Ukrainian Catholic Church of the Transfiguration


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The Saint John’s Bible

stjohnsbible.jpgЦими вихідними наша парафія має честь гостити цю унікальну Біблію!

The Saint John’s Bible is the first completely handwritten and illuminated Bible since the invention of the printing press more than five hundred years ago.

It was commissioned by Saint John’s (Benedictine) Abbey and University and was created by Donald Jackson, Senior Scribe to Her Majesty Queen Elizabeth’s Crown Office, along with an international team of calligraphers and artists.

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DOORS OPEN Waterloo Region

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Along with many other sites across K-W, our parish opened its doors to visitors on Saturday, Sept. 16 for the annual DOORS OPEN event. Our church was filled with a total of 515 visitors from 10 a.m. to 5 p.m.!

A common refrain that was heard: “I often walked/drove by your Church, but I have never been inside: What a gem!”

Remember, though, we are open more than one day a year: come by and pay us a visit!

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LiturgicalNewYear(Psalm 65: 10, 12) You visit the earth and water it, You greatly enrich it; … You crown the year with Your goodness, and Your paths drip with abundance.

Did you know that September 14th, rather than January, marks the beginning of the Liturgical year?

We have ended our liturgical cycle with the blessing of flowers on the Feast of the Dormition, marking the mortal death of the Mother of God, and we restart the cycle celebrating her birth (Sept. 21st).

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Excerpts from the Common Pastoral Letter

Pastoral letterUnited by the same concern for God’s creation and acknowledging the earth as a shared good, we fervently invite all people of goodwill to dedicate a time of prayer for the environment on 1 September.

On this occasion, we wish to offer thanks to the loving Creator for the noble gift of creation and to pledge commitment to its care and preservation for the sake of future generations.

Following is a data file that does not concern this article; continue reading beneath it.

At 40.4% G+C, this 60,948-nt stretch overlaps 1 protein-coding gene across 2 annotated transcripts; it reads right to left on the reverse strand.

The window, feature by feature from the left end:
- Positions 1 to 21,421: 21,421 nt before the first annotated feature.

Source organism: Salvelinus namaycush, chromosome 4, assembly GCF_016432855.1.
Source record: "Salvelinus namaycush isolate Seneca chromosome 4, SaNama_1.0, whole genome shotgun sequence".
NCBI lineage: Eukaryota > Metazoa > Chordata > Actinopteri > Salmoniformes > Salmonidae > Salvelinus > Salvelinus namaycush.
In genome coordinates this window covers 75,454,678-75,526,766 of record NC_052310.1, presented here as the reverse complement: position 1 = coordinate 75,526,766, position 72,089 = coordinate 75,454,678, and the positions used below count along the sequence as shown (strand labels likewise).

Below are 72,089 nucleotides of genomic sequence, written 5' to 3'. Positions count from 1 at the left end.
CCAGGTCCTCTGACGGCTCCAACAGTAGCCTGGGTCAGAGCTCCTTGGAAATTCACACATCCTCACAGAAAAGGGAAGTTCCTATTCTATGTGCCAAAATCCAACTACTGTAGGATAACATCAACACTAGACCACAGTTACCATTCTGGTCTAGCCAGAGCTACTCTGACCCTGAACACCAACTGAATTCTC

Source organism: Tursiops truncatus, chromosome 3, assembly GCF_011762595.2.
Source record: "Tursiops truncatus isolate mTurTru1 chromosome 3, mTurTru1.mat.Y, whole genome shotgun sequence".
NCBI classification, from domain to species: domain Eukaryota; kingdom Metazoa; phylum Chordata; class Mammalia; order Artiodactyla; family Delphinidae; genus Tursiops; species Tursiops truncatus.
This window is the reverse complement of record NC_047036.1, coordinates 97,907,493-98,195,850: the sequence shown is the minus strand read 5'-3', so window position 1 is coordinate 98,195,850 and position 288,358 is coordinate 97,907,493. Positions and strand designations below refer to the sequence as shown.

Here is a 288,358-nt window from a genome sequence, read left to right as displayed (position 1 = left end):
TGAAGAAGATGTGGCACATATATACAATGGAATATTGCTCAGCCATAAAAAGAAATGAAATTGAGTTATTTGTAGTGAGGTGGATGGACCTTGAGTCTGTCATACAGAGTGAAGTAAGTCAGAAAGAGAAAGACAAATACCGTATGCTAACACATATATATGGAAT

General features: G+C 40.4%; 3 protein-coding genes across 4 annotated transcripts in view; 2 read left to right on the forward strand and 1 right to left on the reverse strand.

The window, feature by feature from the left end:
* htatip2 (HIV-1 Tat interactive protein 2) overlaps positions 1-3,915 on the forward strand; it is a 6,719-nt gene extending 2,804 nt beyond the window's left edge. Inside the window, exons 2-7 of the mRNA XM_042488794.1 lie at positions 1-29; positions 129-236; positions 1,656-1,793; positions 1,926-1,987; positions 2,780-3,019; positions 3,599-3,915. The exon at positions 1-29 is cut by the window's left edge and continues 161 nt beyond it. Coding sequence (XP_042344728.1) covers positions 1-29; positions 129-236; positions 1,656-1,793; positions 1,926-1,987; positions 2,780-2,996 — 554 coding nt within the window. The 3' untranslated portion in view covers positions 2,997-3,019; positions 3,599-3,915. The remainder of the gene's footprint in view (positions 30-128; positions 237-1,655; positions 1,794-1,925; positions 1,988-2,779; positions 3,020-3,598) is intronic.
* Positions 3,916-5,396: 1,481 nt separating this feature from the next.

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Spasa, the Feast of the Transfiguration, is my most favourite feast day. How wonderful to be in our parish where it is our Praznyk! In the height of summer, when fruit and berries are abundant, we bring these gifts of the earth to be blessed in church—reminding us that this delicious sweetness that (literally) grows on trees and provides nutrition, energy, beauty and enjoyment, is a sign of our salvation. This miracle of fruit symbolizes the transfiguration of the world, us included, into vessels of God’s love.


Just as the earth is nurtured to provide fruits that sustain life, so too we nurture each other so that we produce ever more love. Just as too much effort and exploitation depletes the earth, so too we become tired and dispirited and less able to produce much goodness.


That is why we celebrate Divine Liturgy on Sundays. Once a week we know that we can come here to be with others. Whether we know people in church or not, we can be sure that we share together the desire to be “good” in the way that Christ modeled for us. When we come, perhaps too aware of our own shortcomings, we spend time with everyone else, being part of a communal praying for everyone else in the world. What a lovely way to instantly be unselfish and feel better about ourselves! We inspire each other and replenish our energy to produce fruits of goodness out in the world in our everyday lives.